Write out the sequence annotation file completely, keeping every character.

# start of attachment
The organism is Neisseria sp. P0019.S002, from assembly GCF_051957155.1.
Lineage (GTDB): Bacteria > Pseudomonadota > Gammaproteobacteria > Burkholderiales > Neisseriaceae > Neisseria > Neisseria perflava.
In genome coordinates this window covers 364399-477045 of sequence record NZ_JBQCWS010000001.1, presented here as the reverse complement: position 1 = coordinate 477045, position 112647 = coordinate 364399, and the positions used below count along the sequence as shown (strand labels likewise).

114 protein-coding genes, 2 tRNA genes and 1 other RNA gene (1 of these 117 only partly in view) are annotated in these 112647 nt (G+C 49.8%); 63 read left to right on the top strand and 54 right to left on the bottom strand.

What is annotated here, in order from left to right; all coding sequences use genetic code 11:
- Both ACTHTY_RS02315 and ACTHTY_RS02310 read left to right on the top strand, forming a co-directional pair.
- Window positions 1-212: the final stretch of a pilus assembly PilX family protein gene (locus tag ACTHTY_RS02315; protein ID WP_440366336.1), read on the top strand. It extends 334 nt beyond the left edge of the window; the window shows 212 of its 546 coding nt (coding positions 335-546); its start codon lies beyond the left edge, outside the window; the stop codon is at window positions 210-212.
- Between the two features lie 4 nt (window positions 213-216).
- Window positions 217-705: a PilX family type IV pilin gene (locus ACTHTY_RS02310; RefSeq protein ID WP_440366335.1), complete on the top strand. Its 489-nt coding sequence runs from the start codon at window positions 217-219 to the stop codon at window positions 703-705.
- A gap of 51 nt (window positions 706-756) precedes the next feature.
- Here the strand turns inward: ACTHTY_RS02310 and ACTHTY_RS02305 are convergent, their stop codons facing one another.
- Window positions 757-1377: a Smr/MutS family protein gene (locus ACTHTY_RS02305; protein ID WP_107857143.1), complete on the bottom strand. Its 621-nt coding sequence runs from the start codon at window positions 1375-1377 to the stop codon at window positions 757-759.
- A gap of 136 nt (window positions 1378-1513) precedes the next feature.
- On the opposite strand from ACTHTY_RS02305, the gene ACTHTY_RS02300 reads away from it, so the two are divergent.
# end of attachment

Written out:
The organism is Neisseria sp. P0019.S002, from assembly GCF_051957155.1.
Lineage (GTDB): Bacteria > Pseudomonadota > Gammaproteobacteria > Burkholderiales > Neisseriaceae > Neisseria > Neisseria perflava.
In genome coordinates this window covers 364399-477045 of sequence record NZ_JBQCWS010000001.1, presented here as the reverse complement: position 1 = coordinate 477045, position 112647 = coordinate 364399, and the positions used below count along the sequence as shown (strand labels likewise).

114 protein-coding genes, 2 tRNA genes and 1 other RNA gene (1 of these 117 only partly in view) are annotated in these 112647 nt (G+C 49.8%); 63 read left to right on the top strand and 54 right to left on the bottom strand.

What is annotated here, in order from left to right; all coding sequences use genetic code 11:
- Both ACTHTY_RS02315 and ACTHTY_RS02310 read left to right on the top strand, forming a co-directional pair.
- Window positions 1-212: the final stretch of a pilus assembly PilX family protein gene (locus tag ACTHTY_RS02315; protein ID WP_440366336.1), read on the top strand. It extends 334 nt beyond the left edge of the window; the window shows 212 of its 546 coding nt (coding positions 335-546); its start codon lies beyond the left edge, outside the window; the stop codon is at window positions 210-212.
- Between the two features lie 4 nt (window positions 213-216).
- Window positions 217-705: a PilX family type IV pilin gene (locus ACTHTY_RS02310; RefSeq protein ID WP_440366335.1), complete on the top strand. Its 489-nt coding sequence runs from the start codon at window positions 217-219 to the stop codon at window positions 703-705.
- A gap of 51 nt (window positions 706-756) precedes the next feature.
- Here the strand turns inward: ACTHTY_RS02310 and ACTHTY_RS02305 are convergent, their stop codons facing one another.
- Window positions 757-1377: a Smr/MutS family protein gene (locus ACTHTY_RS02305; protein ID WP_107857143.1), complete on the bottom strand. Its 621-nt coding sequence runs from the start codon at window positions 1375-1377 to the stop codon at window positions 757-759.
- A gap of 136 nt (window positions 1378-1513) precedes the next feature.
- On the opposite strand from ACTHTY_RS02305, the gene ACTHTY_RS02300 reads away from it, so the two are divergent.